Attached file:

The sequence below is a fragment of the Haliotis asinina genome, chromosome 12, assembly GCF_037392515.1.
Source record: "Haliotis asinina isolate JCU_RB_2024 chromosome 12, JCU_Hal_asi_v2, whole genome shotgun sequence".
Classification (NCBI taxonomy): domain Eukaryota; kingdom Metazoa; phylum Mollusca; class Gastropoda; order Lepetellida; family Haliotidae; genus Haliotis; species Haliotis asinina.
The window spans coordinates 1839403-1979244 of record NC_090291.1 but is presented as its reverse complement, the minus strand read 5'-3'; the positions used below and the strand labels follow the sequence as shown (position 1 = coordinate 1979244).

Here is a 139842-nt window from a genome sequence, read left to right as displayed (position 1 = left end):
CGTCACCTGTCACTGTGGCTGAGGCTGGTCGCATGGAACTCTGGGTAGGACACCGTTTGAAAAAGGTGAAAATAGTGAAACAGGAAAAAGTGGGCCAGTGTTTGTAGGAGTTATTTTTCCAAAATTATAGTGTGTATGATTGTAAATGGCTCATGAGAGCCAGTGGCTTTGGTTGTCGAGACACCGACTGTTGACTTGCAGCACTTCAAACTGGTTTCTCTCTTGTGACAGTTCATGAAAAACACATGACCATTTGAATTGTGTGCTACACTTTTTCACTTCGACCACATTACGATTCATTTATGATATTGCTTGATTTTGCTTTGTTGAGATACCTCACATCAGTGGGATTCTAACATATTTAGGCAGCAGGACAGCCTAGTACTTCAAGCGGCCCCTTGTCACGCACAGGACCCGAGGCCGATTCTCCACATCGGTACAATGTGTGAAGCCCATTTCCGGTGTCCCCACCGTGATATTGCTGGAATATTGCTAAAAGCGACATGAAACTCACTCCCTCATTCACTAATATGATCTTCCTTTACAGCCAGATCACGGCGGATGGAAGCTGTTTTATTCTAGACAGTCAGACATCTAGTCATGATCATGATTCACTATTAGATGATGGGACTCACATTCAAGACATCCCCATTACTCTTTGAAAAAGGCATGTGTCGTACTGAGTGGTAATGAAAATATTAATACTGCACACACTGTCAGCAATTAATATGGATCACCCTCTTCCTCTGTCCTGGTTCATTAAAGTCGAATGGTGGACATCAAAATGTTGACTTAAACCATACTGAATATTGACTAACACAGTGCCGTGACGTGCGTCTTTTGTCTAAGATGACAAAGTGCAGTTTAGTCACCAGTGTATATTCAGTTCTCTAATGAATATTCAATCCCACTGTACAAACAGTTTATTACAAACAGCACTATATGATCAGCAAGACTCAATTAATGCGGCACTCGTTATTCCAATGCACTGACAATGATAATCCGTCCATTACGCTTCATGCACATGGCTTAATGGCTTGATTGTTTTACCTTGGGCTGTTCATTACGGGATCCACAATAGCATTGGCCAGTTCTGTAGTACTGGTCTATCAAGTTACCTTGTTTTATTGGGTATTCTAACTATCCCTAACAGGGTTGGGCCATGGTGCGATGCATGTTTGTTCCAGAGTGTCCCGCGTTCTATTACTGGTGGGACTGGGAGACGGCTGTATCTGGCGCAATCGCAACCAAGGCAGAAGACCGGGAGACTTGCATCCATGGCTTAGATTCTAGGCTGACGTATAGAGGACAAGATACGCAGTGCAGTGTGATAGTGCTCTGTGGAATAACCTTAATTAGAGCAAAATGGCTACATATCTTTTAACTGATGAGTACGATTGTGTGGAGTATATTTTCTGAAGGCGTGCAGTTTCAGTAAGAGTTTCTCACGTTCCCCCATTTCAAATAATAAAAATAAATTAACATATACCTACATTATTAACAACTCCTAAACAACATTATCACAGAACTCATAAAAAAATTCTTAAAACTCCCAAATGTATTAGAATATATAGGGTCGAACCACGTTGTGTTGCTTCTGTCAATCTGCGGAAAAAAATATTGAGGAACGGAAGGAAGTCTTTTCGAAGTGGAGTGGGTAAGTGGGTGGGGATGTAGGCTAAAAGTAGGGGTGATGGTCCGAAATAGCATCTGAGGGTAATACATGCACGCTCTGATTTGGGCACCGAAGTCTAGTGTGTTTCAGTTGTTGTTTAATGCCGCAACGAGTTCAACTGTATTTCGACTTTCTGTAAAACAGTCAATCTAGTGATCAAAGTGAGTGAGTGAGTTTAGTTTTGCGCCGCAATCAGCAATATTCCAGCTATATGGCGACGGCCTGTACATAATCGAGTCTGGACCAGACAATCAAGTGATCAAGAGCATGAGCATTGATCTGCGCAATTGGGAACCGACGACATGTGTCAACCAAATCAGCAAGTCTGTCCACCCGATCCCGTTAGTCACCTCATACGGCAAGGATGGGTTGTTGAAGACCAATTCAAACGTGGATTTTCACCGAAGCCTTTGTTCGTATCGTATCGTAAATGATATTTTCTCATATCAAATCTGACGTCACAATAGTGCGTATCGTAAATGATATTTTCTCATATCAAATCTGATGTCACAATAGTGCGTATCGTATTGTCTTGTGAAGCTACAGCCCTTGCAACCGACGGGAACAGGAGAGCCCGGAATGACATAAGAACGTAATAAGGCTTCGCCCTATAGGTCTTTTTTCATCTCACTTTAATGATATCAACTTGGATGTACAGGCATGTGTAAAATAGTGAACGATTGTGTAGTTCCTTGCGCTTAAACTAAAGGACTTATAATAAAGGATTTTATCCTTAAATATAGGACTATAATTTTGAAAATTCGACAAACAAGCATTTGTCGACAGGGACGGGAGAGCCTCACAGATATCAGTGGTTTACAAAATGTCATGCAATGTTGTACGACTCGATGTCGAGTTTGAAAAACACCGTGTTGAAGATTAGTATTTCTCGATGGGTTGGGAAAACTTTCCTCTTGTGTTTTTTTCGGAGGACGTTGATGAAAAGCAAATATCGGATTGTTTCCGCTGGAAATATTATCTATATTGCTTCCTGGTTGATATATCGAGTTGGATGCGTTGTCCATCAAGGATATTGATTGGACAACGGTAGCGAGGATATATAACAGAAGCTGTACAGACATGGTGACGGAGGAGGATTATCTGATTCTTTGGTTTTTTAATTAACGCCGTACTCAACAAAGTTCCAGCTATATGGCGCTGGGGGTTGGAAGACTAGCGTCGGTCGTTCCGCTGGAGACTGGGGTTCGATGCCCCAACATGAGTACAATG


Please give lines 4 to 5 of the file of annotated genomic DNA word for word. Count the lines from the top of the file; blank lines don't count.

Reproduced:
The window spans coordinates 1839403-1979244 of record NC_090291.1 but is presented as its reverse complement, the minus strand read 5'-3'; the positions used below and the strand labels follow the sequence as shown (position 1 = coordinate 1979244).

Here is a 139842-nt window from a genome sequence, read left to right as displayed (position 1 = left end):